GS/COSC 6390A Knowledge Representation
Department of Computer Science and Engineering,
An In-Depth Survey of Knowledge Representation and Reasoning
The course examines some of the techniques used to represent
knowledge in artificial intelligence, and the associated methods of
automated reasoning. The emphasis will be on the compromises involved
in providing a useful but tractable representation and reasoning
service to a knowledge-based system.
Assignment 4 is out; it is due on December 20.
If you want to attempt the Bonus Problem,
use this Golog interpreter.
See also this elevator controller
example Golog program.
Note that you should change the extensions from .swipl to .pl
before you load the files into SWI Prolog.
Test 2 will be on November 29.
On November 8, Assignment 3 was distributed in class;
it is due on December 4.
Test 1 will be on October 25.
The test will be closed-book and last approximately one hour.
On October 10, Assignment 2 was distributed in class;
it is due on November 8 (a one week extension from the original deadline).
On October 10, the lecture notes on
Prolog were posted; the zebra puzzle example
is also available. More information on Prolog can be found on the
CSE 3401 web
page for Fall 2005; see the lecture notes for section B starting
from October 25
(click on Notes in the menu on the left).
On Sept 20, Assignment 1 was distributed in class;
it is due on Oct 11.
On Sept 8, the lecture slides were emailed to students in the course;
if you did not get them, let me know.
Prof. Yves Lespérance
Tel: 736-2100 ext. 70146
Email: lesperan "at" cse.yorku.ca
Wednesday from 19:00 to 22:00 in CB-120.
Instructor Office Hours
Wednesday 17:00 - 18:00 and Friday 13:30 - 14:30,
or by appointment.
Ronald J. Brachman and Hector J. Levesque,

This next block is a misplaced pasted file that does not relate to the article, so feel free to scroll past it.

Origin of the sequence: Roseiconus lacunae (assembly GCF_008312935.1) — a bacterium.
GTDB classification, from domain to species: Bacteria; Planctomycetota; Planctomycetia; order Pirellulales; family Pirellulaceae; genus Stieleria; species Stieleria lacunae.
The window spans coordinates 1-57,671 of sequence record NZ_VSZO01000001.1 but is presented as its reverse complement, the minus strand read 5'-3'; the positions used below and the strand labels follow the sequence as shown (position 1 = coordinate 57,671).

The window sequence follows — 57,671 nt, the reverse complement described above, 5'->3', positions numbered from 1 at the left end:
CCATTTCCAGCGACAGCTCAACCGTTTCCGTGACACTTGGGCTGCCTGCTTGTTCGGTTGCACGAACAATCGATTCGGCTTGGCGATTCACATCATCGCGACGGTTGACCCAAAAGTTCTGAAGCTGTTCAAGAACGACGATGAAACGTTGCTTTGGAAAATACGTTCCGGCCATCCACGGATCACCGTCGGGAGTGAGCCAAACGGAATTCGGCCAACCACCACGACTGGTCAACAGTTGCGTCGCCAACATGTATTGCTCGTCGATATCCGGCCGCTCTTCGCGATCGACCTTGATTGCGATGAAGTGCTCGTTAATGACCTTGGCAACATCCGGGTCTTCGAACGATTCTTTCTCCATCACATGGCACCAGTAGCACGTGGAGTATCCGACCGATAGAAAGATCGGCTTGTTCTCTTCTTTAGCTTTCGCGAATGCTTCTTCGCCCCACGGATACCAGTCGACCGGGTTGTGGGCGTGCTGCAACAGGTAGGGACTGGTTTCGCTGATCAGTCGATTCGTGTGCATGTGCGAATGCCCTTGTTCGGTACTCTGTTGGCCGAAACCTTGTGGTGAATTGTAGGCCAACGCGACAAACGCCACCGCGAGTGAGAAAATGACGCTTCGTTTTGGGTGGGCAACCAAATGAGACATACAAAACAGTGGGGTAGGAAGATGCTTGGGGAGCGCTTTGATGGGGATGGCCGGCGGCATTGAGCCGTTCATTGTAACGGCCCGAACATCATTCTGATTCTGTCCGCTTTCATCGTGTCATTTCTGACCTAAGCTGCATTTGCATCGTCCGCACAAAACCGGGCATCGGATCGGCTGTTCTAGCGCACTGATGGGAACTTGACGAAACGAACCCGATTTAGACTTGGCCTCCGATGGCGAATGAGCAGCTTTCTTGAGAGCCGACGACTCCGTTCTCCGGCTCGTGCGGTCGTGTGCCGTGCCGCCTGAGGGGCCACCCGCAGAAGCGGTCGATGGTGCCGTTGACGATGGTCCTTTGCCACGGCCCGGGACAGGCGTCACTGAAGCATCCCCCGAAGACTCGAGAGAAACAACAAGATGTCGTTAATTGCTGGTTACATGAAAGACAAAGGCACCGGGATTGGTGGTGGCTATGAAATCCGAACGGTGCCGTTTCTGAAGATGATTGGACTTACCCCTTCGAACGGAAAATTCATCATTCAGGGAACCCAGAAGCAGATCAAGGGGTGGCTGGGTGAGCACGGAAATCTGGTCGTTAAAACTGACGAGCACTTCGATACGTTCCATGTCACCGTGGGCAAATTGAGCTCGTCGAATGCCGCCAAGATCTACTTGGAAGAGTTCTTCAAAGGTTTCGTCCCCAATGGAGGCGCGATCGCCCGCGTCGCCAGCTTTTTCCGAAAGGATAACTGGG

Knowledge Representation and Reasoning,
Elsevier/Morgan Kaufmann 2004, ISBN 1-55860-932-6
Recommended but not required; lecture notes (slides) will be
distributed, which are often sufficient; textbook is on reserve at
Knowledge of first-order logic and Prolog.
| Assignements (4 @ 12.5% each) || 50%|
| In-class tests (2 @ 25% each) || 50%|
| Total|| 100%|
- Week 1 (Sep 6) Chapter 1 Introduction,
Chapter 2 The Language of First-Order Logic.
- Week 2 (Sep 13) Chapter 3 Expressing Knowledge.
- Week 3 (Sep 20) Chapter 4 Resolution.
- Week 4 (Sep 27) Chapter 5 Reasoning with Horn Clauses.
- Week 5 (Oct 4) Chapter 6 Procedural Control of Reasoning, Prolog.
- Week 6 (Oct 11) Chapter 7 Rules in Production Systems,
Chapter 8 Object-Oriented Representation.
- Week 7 (Oct 18) Chapter 9 Structured Descriptions, Chapter 10 Inheritance.
- Week 8 (Oct 25) Test 1.
- Week 9 (Nov 1) Chapter 11 Defaults.
- Week 10 (Nov 8) Chapter 12 Vagueness, Uncertainty, and Degrees of Belief.
- Week 11 (Nov 15) Chapter 13 Explanations and Diagnosis, Chapter 14 Actions.
- Week 12 (Nov 22) Chapter 15 Planning,
Chapter 16 The Tradeoff between Expressiveness and Tractability.
- Week 13 (Nov 29) Finish Chapter 16, Test 2.
A good Prolog text:
Clocksin, W.F. and Mellish, C.S.,
Programming in Prolog, (5th edition), Springer Verlag, New York, 2004.
On knowledge representation:
Knowledge representation, reasoning, and declarative problem solving.
Cambridge University Press, Cambridge/New York, 2003.
Genesereth, M.R. and Nilsson, N.J.
Logical foundations of artificial intelligence.
Morgan Kaufmann, Los Altos, CA, 1987.
On reasoning about action:
Knowledge in Action: Logical Foundations for Specifying and Implementing
MIT Press, 2001.
York Library eCopy,
Book home page.
Russell, S.J. and Norvig, P.,
Artificial Intelligence: A Modern Approach,
Prentice Hall, 1995.
Running SWI-Prolog on the York CSE Research System or Prism
To run Prolog execute the command pl. To exit enter
at the prompt.
Documentation is available
on the web.